The Kilchoman distillery was founded in 2005 and the first new distillery to be built on Islay in 124 years. Kilchoman distillery is the brainchild of Anthony Wills, who wanted to create a small-scale, traditional distillery. He found Mark and Rohaise French of the Rochside Farm, who were focusing on using local produces and a traditional distillery fitted their philosophy. And so Kilchoman was born.
The farm is entirely self-contained; barley is grown and malted at the distillery, maturation and bottling take place onsite. Kilchoman is a proper farm distillery. The core range include the Machir Bay, the 100% Islay, Loch Gorm and vintages aged in a variety of casks such as Madeira and Port.
For the tasting, we try the Sanaig, also part of the core range. Sanaig is named after a small rocky creek, just North West of the distillery. This whisky was matured in both Oloroso Sherry Hogsheads and Ex Bourbon Casks.
Kilchoman Sanaig, image credit: maltreview.com
It is a No Age Statement (NAS) release with peaty notes balanced with peaches, grapes, pineapple and dark chocolate-covered raisins. Look out for spicy pepper notes balanced with salted toffee, vanilla and dark roasted coffee beans.
We are saving the best for last and ending this trip on a high note with a visit to the Lagavulin distillery. Situated at the picture pretty Lagavulin Bay on the south coast of the island, this world famous distillery personifies all the flavours of this Scottish island with its rich fruit and smooth smoke, complemented by a good dose of Islay peat and crisp sea salt. John Johnston founded the Lagavulin distillery in 1816. Today Lagavulin is part of the Diageo stable and one of the ‘Classic Malts of Scotland’ (along with Cragganmore, Dalwhinnie, Glenkinchie, Oban and Talisker).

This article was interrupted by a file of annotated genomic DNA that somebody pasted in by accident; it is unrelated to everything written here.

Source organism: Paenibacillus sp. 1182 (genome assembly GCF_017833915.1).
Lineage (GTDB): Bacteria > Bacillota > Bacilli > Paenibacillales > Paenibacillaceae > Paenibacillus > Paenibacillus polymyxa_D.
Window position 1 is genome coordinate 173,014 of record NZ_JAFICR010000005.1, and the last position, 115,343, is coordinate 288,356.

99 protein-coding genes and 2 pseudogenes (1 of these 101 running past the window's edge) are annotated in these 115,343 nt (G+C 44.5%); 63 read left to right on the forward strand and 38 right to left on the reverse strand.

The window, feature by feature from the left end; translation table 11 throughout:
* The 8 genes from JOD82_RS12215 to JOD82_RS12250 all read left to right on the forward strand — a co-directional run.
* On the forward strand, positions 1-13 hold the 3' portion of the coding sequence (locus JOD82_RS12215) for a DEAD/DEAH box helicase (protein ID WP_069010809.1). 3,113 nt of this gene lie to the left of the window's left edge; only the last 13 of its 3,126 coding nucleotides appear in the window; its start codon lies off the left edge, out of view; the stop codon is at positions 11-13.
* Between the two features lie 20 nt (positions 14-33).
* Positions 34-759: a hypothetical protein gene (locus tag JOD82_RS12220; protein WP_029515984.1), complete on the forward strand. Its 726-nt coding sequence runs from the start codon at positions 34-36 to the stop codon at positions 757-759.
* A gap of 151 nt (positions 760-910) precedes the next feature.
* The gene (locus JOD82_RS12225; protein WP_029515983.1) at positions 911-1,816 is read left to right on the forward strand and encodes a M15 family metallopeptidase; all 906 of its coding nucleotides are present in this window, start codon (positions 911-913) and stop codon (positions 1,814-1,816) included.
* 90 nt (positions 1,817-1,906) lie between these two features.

Lagavulin Distillery, image credit: scottishfields.co.uk
Lagavulin celebrated their 200th anniversary in 2016, producing a number of limited edition bottlings. Today we taste the dram they are the most famous for and one of the most-loved peaty whiskies in the world: the Lagavulin 16 Year Old. The distillery tour takes us past the unusual pear-shaped stills.
Lagavulin is known for slow distillation and long maturation that allows the complex, rich, peaty character to develop, and what a special character! This is truly the highlight of the trip. Notes of smoke, peat, creamy oak iodine, thick rich malt balance with sherry fruitiness and spicy vanilla sweetness. Bursting with figs and ripe dates, this is the quintessential Islay dram and a perfect ending to a wonderful trip around this amazing part of the world.
Lagavulin 16 Year Old, image credit: caskers.com